Microsoft was forced to apologise after it came out that if you asked Bing to translate “Daesh,” the Arabic word for ISIS, it would come back with “Saudi Arabia” in English.
Needless to say, Saudi Arabians weren’t happy with the implications of being lumped in with the militant Islamic State via translation, and took to social media to voice their displeasure.
— ibrahim abdullah (@hemo53578) August 25, 2016
While photos of the error are still making their way around social media, a Microsoft spokesperson tells Business Insider that they fixed it within hours of spotting it last Thursday morning.
Dr. Mamdouh Najjar, Microsoft’s Vice President for Saudi Arabia, made a statement on Twitter apologizing for the mistake and ensuring that it was unintentional. He also told The Huffington Post that the mix-up may have been due to Bing’s method of crowdsourcing translations, where if 1,000 users suggest an alternative translation, Bing will promote it.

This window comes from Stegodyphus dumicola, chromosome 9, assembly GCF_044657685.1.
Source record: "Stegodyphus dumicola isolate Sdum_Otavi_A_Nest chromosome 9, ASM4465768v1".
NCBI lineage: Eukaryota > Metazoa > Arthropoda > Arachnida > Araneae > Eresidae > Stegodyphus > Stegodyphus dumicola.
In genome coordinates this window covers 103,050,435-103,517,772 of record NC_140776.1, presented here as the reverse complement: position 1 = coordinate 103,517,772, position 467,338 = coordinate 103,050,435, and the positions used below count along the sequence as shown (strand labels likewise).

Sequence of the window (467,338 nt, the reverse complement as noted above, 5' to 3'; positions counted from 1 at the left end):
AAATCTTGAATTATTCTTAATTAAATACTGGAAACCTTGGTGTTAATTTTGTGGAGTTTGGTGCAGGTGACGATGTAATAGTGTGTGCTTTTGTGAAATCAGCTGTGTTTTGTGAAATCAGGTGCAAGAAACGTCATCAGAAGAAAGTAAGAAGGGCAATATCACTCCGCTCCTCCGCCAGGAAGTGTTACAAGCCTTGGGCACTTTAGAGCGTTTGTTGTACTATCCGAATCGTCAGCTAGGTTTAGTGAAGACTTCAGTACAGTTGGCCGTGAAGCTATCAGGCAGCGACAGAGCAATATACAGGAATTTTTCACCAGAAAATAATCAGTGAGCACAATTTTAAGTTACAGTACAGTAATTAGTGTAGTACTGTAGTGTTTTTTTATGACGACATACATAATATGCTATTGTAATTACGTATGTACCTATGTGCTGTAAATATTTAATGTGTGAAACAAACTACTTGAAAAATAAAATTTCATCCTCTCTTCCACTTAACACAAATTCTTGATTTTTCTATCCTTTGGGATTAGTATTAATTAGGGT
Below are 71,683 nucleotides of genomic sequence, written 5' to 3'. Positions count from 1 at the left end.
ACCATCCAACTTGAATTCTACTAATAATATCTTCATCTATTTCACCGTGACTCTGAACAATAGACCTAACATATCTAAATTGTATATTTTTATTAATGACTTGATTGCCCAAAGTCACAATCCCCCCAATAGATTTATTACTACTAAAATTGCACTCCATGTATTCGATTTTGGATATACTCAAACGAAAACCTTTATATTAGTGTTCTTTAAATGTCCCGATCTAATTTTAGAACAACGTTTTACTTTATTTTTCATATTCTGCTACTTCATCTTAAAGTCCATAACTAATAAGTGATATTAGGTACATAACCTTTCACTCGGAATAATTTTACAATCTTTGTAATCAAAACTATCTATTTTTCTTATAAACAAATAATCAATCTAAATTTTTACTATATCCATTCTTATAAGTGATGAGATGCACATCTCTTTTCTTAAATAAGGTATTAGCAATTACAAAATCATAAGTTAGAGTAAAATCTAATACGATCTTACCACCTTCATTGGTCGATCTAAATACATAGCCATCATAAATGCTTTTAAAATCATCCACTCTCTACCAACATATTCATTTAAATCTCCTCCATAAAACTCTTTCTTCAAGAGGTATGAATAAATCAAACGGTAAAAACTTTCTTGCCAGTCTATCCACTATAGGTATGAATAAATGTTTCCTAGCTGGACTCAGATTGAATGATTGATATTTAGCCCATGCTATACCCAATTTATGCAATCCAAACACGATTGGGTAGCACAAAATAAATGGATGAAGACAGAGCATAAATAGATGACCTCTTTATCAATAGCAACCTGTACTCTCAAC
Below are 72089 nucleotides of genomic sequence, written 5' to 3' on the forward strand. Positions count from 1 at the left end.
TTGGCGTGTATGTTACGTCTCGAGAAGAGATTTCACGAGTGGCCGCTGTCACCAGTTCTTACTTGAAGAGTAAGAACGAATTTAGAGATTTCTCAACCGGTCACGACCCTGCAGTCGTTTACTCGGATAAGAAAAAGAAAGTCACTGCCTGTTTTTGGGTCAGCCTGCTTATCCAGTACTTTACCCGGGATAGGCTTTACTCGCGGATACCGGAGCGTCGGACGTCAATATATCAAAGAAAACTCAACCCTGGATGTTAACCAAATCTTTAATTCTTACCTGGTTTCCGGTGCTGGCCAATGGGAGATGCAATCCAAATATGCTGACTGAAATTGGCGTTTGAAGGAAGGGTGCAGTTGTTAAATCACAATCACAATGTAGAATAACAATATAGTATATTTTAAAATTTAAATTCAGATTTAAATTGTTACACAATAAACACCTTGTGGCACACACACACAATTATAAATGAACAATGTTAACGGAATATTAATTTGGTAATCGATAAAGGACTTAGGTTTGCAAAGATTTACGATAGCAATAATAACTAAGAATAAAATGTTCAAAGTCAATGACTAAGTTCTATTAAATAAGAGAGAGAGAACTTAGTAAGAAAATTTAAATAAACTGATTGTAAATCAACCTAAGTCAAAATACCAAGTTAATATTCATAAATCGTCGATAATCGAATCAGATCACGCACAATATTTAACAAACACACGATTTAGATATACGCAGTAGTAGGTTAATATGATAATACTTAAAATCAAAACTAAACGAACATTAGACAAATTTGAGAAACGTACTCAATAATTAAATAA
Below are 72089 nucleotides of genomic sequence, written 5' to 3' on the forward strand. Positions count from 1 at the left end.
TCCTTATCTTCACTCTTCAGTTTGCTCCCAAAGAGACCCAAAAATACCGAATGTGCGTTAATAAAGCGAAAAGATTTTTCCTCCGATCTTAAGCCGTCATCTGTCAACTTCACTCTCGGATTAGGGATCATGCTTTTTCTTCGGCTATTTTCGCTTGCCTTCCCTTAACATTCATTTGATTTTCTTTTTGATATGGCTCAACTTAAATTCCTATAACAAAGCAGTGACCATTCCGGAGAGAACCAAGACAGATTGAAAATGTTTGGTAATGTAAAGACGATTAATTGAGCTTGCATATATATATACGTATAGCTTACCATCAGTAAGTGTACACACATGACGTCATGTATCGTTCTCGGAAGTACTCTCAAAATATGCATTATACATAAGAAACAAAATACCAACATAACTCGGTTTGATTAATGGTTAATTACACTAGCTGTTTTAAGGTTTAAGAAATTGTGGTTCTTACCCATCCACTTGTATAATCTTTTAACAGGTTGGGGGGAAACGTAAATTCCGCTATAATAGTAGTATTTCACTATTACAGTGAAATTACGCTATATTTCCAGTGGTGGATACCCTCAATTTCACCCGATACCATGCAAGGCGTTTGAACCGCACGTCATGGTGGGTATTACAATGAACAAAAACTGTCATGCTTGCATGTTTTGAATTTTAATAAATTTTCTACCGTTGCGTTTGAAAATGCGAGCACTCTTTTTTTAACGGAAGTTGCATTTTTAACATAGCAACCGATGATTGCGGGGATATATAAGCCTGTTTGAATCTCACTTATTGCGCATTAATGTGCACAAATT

اعتذر بأسمي شخصيا كموظف بالشركة للشعب السعودي العظيم وهذا البلد الغالي على قلوبنا جميعا عن هذا الخطاء الغير مقصود #مايكروسوفت_تسيء_للسعوديه
— د. ممدوح نجار (@Mamdouhnajjar) August 26, 2016
If the error was caused by malicious users, it woudn’t be the first time Microsoft got targeted like that: Microsoft had to take its “Tay” Twitter chatbot down after some jerks forced her to repeat racist and genocidal ideas.